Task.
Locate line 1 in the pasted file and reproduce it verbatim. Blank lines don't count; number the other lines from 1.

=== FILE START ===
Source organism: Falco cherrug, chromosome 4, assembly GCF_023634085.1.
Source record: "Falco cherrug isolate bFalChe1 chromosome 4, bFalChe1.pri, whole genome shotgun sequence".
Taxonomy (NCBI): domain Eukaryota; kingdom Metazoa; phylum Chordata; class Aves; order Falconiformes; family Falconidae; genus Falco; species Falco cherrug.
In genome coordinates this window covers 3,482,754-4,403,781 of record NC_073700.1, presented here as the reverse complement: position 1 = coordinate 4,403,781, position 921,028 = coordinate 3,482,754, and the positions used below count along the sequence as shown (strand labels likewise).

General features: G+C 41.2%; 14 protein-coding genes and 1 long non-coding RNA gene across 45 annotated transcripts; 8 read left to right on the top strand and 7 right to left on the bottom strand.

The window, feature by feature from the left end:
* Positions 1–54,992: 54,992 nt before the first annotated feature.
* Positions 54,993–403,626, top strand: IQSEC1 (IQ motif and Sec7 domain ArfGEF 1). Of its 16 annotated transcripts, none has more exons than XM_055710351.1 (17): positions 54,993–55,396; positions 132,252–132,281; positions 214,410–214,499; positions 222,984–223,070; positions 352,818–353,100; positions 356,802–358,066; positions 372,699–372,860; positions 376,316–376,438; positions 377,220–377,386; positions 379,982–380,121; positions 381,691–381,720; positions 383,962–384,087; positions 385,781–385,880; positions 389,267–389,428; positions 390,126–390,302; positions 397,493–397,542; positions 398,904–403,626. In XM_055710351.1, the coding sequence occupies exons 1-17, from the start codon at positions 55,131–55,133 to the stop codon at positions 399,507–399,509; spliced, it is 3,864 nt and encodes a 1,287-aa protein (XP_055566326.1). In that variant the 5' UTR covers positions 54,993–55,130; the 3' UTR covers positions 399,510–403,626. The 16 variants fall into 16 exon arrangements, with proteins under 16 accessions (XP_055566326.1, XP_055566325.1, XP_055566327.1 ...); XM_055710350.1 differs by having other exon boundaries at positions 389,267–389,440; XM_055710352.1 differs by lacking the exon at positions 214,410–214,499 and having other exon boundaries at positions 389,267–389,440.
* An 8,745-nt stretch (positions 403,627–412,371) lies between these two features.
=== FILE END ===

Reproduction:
Source organism: Falco cherrug, chromosome 4, assembly GCF_023634085.1.